Quote of the Day: Tasteful rape

Trigger Warning: Discussion and description of sexual violence

Rape happens. In a game, it can be shown tastefully–with a fully clothed victim, a flaccid aggressor, and the opportunity for the player to intervene. — PlayStation Universe

You’ve heard of gray rape. You know your rape rape, your legitimate rape. And now… tasteful rape?

Grand Theft Auto VA bizarre clarification from Rockstar Games that what looks like an attempted rape in Grand Theft Auto V is actually “naked cannibalism” has brought attention to a blog post on PlayStation Universe discussing said rape/zombietime. Let me tell you, it’s a weird read. The blog’s editor-in-chief opines about how saving a virtual woman from a virtual rape made him feel: “important, influential to the game’s playspace, and, to this woman, like a hero.”

With great empathy he acknowledges “the already overwhelming trauma this woman,” who is not real, “had suffered” by the time he swooped in with his Big Gun moves. He describes the pressing ethical call to follow in his avatar’s footsteps and recognize “the impact that each of us can have on another human life just by stopping to see what’s causing commotion,” because obviously most anti-violence work isn’t about sustained attack on the foundations of domination but, rather, about keeping your eyes open for any rape you stumble upon (preferably while stealing cars).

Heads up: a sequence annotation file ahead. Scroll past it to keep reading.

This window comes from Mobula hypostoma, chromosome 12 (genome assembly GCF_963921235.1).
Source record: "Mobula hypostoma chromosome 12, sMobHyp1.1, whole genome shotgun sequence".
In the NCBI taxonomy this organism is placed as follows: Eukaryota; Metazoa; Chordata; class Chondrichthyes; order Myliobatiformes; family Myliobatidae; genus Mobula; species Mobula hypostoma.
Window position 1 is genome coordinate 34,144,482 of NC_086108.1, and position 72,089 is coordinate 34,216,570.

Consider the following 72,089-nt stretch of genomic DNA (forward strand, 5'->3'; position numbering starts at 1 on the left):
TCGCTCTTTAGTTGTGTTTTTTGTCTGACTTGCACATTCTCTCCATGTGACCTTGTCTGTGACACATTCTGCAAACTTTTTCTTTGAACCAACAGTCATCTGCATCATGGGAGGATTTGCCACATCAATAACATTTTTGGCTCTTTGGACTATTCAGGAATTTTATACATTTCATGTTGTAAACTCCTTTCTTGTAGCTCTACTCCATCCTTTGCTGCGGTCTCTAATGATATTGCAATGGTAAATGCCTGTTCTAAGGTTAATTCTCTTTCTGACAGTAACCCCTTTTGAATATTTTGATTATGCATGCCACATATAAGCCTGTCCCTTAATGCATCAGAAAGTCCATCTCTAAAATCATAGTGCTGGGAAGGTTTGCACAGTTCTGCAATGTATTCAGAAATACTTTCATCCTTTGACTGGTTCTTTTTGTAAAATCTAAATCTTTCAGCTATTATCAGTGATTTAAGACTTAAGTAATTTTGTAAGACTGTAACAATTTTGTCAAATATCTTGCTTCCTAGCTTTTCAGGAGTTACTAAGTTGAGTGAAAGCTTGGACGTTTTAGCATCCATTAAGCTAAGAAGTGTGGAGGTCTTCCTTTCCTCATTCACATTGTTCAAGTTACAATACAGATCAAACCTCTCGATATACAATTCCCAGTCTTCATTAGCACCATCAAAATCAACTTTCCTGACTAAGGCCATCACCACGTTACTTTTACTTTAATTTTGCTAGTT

The best (read: worst) part comes at the end, though, when said EIC explains representations of sexual violence in video games are cool because they’re “tasteful.” What makes for a high-class rape? you may ask. Well, keep your clothes on, make sure your assailant can’t get it up, and give some guy looking to prove his masculinity and influence the chance to save you. Otherwise you’re basically just trash.

I’m by no means categorically against representations of sexual violence in popular media. A cultural life that ignored the existence of domination would be false; recognition of the harms we do to each other makes for better art and creates a communal space to grapple with the violence and, ultimately, to resist. But consumers like the PlayStation Universe EIC aren’t interested in real violence, its real repercussions, and its real causes. They want the palatable version. They want just enough violence to feel good about themselves, but never enough to require recognition of off-screen harm. They congratulate themselves for thinking about rape for a minute, and in doing so, absolve themselves of the responsibility to do anything about it.

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